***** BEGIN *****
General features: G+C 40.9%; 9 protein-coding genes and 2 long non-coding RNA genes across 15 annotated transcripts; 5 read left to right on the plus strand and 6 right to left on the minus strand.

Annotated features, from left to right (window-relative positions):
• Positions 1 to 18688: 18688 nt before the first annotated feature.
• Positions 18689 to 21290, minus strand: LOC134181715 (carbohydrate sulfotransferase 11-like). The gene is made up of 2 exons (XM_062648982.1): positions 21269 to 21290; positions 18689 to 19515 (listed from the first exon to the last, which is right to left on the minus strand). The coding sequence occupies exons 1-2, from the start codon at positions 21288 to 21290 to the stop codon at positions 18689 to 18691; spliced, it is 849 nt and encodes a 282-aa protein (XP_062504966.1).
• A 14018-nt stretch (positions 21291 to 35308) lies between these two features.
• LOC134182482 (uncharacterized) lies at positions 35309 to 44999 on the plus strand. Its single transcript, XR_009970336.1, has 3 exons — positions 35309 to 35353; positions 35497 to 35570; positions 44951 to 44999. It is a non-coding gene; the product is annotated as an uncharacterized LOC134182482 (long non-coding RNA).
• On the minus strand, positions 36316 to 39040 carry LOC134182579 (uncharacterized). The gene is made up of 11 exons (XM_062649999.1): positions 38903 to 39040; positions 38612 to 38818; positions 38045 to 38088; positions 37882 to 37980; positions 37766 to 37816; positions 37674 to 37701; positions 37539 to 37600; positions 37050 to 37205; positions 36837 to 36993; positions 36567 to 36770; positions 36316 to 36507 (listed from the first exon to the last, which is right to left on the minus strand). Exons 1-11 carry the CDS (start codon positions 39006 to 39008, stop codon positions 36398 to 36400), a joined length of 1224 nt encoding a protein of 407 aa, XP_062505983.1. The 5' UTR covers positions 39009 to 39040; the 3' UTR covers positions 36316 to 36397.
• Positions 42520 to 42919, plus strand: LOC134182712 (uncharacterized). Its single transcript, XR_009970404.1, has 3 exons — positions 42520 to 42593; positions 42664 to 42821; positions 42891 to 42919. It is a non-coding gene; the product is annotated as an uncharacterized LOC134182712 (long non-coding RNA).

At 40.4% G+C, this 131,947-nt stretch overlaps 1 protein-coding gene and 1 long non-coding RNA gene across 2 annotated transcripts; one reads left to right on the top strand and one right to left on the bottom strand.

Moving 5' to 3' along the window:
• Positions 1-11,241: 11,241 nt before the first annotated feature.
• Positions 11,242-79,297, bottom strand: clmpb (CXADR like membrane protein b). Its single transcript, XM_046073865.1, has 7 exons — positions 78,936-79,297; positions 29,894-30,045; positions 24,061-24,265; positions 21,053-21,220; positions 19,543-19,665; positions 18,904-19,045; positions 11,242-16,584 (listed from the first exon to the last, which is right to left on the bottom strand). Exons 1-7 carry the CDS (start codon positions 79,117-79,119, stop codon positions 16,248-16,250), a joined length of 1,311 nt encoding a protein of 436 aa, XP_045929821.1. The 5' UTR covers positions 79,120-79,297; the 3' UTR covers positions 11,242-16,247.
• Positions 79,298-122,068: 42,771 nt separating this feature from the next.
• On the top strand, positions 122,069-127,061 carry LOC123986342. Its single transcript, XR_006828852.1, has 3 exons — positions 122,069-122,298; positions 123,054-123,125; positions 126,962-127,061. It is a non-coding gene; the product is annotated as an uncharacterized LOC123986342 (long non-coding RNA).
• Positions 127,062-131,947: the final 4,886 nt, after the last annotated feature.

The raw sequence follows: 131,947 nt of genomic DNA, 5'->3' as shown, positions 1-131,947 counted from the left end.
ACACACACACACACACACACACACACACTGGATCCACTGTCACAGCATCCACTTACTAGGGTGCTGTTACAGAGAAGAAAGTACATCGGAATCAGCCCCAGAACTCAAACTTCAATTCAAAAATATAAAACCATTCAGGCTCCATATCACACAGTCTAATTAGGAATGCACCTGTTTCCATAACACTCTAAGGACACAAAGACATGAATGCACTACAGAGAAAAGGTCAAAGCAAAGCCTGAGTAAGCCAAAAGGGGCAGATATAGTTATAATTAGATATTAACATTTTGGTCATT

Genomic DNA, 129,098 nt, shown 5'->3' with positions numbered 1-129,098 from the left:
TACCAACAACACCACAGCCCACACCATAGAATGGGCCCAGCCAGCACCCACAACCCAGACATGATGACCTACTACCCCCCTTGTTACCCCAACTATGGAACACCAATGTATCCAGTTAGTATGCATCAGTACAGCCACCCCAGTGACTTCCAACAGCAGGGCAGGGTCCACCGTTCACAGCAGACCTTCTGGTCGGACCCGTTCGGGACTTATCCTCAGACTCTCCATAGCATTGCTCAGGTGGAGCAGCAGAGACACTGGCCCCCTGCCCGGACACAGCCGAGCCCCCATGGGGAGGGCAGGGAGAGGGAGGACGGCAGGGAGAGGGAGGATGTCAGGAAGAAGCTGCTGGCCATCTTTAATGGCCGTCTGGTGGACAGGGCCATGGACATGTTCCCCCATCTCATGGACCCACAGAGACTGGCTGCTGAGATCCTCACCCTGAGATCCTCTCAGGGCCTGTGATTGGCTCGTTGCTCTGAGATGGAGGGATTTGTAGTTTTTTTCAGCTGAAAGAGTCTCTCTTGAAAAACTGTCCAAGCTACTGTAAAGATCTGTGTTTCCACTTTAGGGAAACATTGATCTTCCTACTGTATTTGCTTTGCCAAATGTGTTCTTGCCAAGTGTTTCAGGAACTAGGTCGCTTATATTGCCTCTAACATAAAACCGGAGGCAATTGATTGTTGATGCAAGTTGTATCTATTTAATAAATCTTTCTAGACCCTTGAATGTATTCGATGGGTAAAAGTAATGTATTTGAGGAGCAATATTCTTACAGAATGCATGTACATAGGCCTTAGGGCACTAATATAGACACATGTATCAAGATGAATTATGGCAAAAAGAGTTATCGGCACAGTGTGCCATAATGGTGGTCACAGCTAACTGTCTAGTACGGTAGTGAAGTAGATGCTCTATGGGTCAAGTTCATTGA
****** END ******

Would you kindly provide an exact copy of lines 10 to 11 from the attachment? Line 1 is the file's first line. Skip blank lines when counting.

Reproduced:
Moving 5' to 3' along the window:
• Positions 1-11,241: 11,241 nt before the first annotated feature.